Featured Article

Endotoxins: Small But Very Significant



Itchy eyes?

Scratchy throat?

You may be suffering from Bible Printer’s Fever, Monday Fever, or perhaps Mattress Maker’s Fever. These are a few of the sick building syndrome effects caused by endotoxins.

One of the universal hallmarks of endotoxins is fatigue.

Endotoxins are everywhere. They are in our water, food and air. The postcard below from Hugo, a University of Illinois student in 1912, indicates the state of water sanitation at that time in our area. Although we have improved water and food quality in the US since then, air quality in today’s homes and buildings is no better than water quality was in 1912. Whatever is in the building air is what you’ll breathe and maybe you’ll get used to it. Unfortunately, if endotoxins are part of the problem, you will not.

Endotoxins are molecules that adhere to dust particles. They are a parting gift from dead bacteria. Small doses cause many health problems. These molecules are very, very tough, requiring temperatures above 160F to destroy. They are very, very tiny, with more than a million covering a single bacteria. And, they are toxic. Effective fresh air ventilation is essential for minimizing the harmful effects of endotoxins as well as reduction of endotoxin generation sources.

What are endotoxins?

What types of problems do they cause?

And, what can we do to minimize their harmful effects in our homes?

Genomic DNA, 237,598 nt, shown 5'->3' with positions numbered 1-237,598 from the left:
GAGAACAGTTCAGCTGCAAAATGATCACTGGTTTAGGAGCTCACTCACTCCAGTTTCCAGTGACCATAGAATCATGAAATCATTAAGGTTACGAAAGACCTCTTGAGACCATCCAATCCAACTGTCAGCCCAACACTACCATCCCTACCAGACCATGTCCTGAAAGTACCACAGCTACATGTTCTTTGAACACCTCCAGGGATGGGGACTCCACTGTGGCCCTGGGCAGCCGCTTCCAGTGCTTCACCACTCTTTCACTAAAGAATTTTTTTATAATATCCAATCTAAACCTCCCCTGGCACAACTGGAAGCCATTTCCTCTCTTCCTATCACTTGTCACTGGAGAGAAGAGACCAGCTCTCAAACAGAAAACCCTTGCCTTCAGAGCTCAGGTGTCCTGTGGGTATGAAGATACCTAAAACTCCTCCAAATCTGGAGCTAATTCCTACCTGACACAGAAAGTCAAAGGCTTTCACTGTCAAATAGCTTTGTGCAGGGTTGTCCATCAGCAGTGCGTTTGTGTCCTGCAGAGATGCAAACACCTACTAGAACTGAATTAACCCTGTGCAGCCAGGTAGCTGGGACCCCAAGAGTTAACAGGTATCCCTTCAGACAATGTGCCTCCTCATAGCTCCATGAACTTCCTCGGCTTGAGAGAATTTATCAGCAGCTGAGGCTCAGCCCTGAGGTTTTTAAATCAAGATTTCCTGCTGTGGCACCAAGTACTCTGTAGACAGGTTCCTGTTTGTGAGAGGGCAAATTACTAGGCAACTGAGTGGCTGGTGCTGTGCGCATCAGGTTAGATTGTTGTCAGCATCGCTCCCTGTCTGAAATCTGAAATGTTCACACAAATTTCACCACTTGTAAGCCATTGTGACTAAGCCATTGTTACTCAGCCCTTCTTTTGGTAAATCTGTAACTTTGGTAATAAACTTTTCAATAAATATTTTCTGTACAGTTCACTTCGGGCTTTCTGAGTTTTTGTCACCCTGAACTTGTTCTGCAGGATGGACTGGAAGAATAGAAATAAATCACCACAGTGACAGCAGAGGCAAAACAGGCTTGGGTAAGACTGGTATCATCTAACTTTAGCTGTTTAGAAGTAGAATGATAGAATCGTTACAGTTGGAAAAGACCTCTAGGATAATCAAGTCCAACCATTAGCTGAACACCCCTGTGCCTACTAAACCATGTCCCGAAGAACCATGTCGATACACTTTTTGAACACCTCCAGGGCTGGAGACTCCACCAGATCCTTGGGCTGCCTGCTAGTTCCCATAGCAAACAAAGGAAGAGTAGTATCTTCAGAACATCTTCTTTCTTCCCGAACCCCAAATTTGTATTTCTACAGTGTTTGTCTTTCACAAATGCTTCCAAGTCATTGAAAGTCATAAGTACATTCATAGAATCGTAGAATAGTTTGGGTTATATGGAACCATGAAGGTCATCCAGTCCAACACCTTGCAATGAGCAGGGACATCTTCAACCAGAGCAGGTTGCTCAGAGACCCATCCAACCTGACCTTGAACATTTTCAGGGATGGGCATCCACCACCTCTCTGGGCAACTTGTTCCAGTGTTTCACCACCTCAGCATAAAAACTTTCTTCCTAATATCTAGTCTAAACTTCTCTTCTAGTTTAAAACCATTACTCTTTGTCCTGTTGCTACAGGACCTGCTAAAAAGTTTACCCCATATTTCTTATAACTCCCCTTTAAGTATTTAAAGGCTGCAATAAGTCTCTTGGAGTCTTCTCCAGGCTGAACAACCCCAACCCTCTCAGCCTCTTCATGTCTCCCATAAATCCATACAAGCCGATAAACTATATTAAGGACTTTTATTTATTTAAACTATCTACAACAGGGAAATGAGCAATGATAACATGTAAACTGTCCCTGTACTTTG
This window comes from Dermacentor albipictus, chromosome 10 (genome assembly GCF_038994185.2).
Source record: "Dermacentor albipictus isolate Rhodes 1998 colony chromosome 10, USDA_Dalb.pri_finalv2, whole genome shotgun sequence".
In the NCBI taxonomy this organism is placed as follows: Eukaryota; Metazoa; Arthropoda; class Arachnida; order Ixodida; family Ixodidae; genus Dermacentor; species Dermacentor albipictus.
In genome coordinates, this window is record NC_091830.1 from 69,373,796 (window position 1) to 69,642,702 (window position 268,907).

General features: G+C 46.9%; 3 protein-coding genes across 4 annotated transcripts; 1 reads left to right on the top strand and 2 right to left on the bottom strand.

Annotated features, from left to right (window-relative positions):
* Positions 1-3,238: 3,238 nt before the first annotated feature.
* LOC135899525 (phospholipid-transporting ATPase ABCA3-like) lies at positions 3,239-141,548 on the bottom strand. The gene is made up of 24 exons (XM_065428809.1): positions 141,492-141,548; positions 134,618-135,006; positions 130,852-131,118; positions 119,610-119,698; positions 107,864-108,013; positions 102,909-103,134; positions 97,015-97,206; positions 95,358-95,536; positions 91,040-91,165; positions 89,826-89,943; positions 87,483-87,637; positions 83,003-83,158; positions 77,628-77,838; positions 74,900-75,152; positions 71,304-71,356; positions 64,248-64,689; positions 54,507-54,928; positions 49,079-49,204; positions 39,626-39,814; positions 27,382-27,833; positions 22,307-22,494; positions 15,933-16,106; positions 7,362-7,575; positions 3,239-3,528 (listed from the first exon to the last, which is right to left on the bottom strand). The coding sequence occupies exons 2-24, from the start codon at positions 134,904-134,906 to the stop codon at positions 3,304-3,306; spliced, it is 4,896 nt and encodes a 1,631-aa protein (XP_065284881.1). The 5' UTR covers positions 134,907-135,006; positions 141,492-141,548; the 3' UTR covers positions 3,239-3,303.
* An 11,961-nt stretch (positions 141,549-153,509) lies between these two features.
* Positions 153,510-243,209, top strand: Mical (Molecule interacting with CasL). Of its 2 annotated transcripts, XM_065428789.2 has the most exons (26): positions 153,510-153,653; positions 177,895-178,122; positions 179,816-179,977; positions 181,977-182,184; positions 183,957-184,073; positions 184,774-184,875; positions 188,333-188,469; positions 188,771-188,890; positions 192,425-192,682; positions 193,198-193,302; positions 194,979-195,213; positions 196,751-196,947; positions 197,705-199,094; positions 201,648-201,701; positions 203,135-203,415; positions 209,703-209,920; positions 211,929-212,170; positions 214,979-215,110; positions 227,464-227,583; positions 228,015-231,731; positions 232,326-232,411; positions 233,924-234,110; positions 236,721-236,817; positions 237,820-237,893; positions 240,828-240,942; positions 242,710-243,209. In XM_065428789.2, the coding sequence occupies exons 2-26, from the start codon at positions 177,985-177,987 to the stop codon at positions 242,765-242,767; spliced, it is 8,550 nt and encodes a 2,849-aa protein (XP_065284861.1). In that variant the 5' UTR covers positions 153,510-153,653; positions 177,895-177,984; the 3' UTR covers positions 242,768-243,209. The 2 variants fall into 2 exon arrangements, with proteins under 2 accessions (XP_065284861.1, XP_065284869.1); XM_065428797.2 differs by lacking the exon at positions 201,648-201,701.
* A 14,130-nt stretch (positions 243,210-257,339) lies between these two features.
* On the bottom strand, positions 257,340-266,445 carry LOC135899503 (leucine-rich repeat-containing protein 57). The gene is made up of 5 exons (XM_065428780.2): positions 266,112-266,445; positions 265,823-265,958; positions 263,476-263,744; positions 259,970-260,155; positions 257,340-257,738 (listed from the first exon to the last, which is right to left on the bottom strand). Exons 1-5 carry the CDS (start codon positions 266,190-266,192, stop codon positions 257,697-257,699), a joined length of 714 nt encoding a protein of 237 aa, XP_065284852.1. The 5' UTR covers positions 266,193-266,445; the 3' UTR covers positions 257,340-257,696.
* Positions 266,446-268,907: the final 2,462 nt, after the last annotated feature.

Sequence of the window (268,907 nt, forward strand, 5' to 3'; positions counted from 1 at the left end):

Figure 1 Hugo’s 1912 postcard to his brother after arriving at the University of Illinois indicates the state of water sanitation. Today’s home and building air quality is similar as water quality was then, largely uncontrolled and unmeasured. We never know if proper ventilation is occurring in almost any building we walk into….unless it has a CERV.


Endotoxins are chemical remnants of the outer cell wall of dead “Gram-negative” bacteria [1]. A Gram-negative bacteria is one that has a double-walled cell membrane structure in contrast to Gram-positive bacteria with a single wall. Hans Christian Gram (1853-1938) developed a special staining process in 1884 that could distinguish single-walled, Gram-positive bacteria (the “Gram stain” dyes these bacteria, for a “positive” result) versus double-walled, Gram-negative bacteria that do not stain (a negative result).

Figure 2 A naturally fermented vinegar contains “Mother” of vinegar, a bacteria mass that ferments cider.